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Friday, November 25, 2011 - Page updated at 07:00 p.m.
Caring for the caregiver
By Marcella McCarthy
After she cared for her husband who had a brain tumor, and after she failed multiple times to have a child, Mary Cail's life took an even darker turn. In 2000, in the middle of winter in Charlottesville, Va., while searching for her husband on hospital grounds, she found him, Dr. Wayne Cail — a Miami native who had attended Hialeah High — dead in the parking garage. Wayne had taken his own life.
Initially, friends clamored around Cail, offering support and an ear as she tried to find the floor that seemed to have dropped out from beneath her. But unable to relate to her loss, it was difficult for them to find the right words and eventually they didn't know what else to say.
Cail withdrew and isolation engulfed her.
"I found myself during those years wishing I had a tool to give to friends to have them better understand what I was going through," Cail said in a recent interview.
"Most of us have been stuck in awkward social situations when, out of the 25,000 words we probably know, only about 10 come to mind, and they aren't the right 10," Cail says, in her new book, "The All Weather Friend's Guide to Alzheimer's disease, Staying Connected to Loved Ones with Dementia and their Caregivers."
According to the Alzheimer's Association, 5.4 million people were living with Alzheimer's in the United States in 2010.
To help assuage her grief, Cail started volunteering in nursing homes. By spending time with Alzheimer's patients, she realized that many "were as isolated in their failing minds and bodies as I was in my grief," she said in a recent blog post.
"Friends seem to fear a person with Alzheimer's. A lot of people they thought were friends — disappear," said Donna True, a licensed clinical social worker with the local chapter of the Alzheimer's Association.
Cail's book threads narrative along with simple points on how a friend can continue to be a friend. It also offers advice for when a friend takes on the full-time role of caregiver.
Cail recommends that friends avoid phrases such as: "I forget things. Everyone does. It's all right." Or: "What you said was (witty, clever, sharp, or insightful). You're back to your normal self."
Other unhelpful phrases include:
— "Have faith. Be strong. We're not given more than we can bear."
— "You're healthy in other ways; that's a plus."
— "I'm sure they'll find a cure. Try not to worry."
— "I don't see anything wrong with you."
Cail calls these "misguided condolences," and says they work against mollifying the situation. That's because the friend is not accepting reality, which only increases the anguish of the patient.
When friends become a caregiver, they too may feel isolated, as they may feel uneasy about taking their spouse or parent to social events.
"Caregiving has taken on a whole new face than it used to have because of the aging boomers," said Nancy Strickman Stein, founder of Seniority Matters, a local referral network and website (www.senoritymatters.com) that strives to connect patients and their loved ones to the help they need.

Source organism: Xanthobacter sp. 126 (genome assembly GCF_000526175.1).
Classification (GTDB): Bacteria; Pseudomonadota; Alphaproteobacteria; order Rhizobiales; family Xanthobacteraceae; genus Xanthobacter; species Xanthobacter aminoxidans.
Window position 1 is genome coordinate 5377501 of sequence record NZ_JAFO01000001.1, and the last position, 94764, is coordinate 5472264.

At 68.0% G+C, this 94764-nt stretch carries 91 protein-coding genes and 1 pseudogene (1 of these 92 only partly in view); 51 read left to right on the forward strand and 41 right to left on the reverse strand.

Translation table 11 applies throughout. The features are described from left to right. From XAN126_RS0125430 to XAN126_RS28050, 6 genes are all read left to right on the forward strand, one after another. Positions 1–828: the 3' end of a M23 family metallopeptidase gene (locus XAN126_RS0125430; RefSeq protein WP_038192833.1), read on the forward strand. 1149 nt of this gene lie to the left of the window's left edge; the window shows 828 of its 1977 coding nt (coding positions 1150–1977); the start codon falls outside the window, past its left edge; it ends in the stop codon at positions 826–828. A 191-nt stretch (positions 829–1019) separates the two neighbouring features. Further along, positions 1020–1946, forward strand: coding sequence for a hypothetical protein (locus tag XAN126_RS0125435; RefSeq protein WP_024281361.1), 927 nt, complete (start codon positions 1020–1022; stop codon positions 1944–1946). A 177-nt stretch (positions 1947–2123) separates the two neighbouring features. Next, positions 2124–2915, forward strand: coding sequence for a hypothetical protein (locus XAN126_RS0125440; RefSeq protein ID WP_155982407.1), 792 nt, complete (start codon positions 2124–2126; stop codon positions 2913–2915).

Stein says much more attention is now given to the caregiver, including their emotional and financial obstacles. Cail spends about half of her book telling people how to be a good friend to caregivers.
"Keep your friend in your life because of the relationship you've built together, not because she's in a position to match your hospitality," Cail says. "There are few more powerful messages one friend can give another than the promise of presence through the bad times as well as the good."
Some of Cail's recommendations include:
"Take over takeout."
Most of us who aren't full-time caregivers would graciously accept a meal we didn't have to spend hours preparing. A takeout meal doesn't burden the friend with the cooking either. But call ahead so you don't catch your friend off guard. And when you show up with the cartons of Chinese food, stick around for dinner and offer "the promise of companionship." Skip the money woes by deciding how to handle the expense in advance.
"Visit by phone."
Don't forget the ease of picking up the phone and keeping your friend company. Caregivers may have a hard time getting out and socializing and, "the more sophisticated and convenient ways of communicating, the greater the despair of being alone," Cail says.
"Understand it's not forever."
Acknowledge that your interaction with one another may need some adjusting, recognize that your relationship with your friend will be different.
"Don't problem solve, just listen."
Men have often been accused of attempting to problem solve when their significant other isn't really looking for a solution, but rather just a listening ear.
And the same goes for an exhausted caregiver.
"When the caregiver needs to talk, don't problem solve or moralize," Cail says, "Reflect emotion and ask nonintrusive questions that show interest and concern. It will be enough."
Copyright © The Seattle Times Company
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